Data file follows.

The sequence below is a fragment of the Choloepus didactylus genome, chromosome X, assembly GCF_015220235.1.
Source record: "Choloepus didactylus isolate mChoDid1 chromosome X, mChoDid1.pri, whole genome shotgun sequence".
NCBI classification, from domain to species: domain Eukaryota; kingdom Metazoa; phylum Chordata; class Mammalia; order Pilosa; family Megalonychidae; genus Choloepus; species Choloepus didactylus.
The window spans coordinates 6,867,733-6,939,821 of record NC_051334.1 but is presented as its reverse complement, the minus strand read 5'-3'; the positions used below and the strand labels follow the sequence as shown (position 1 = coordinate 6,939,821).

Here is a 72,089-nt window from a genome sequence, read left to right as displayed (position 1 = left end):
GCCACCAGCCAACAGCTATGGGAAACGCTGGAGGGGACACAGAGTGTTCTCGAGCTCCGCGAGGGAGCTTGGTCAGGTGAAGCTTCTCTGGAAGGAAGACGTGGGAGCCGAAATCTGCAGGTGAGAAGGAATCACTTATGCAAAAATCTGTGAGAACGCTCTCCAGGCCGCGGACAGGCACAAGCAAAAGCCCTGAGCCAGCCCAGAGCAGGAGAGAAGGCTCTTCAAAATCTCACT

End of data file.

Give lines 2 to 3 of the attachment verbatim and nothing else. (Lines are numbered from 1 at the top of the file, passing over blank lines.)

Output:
Source record: "Choloepus didactylus isolate mChoDid1 chromosome X, mChoDid1.pri, whole genome shotgun sequence".
NCBI classification, from domain to species: domain Eukaryota; kingdom Metazoa; phylum Chordata; class Mammalia; order Pilosa; family Megalonychidae; genus Choloepus; species Choloepus didactylus.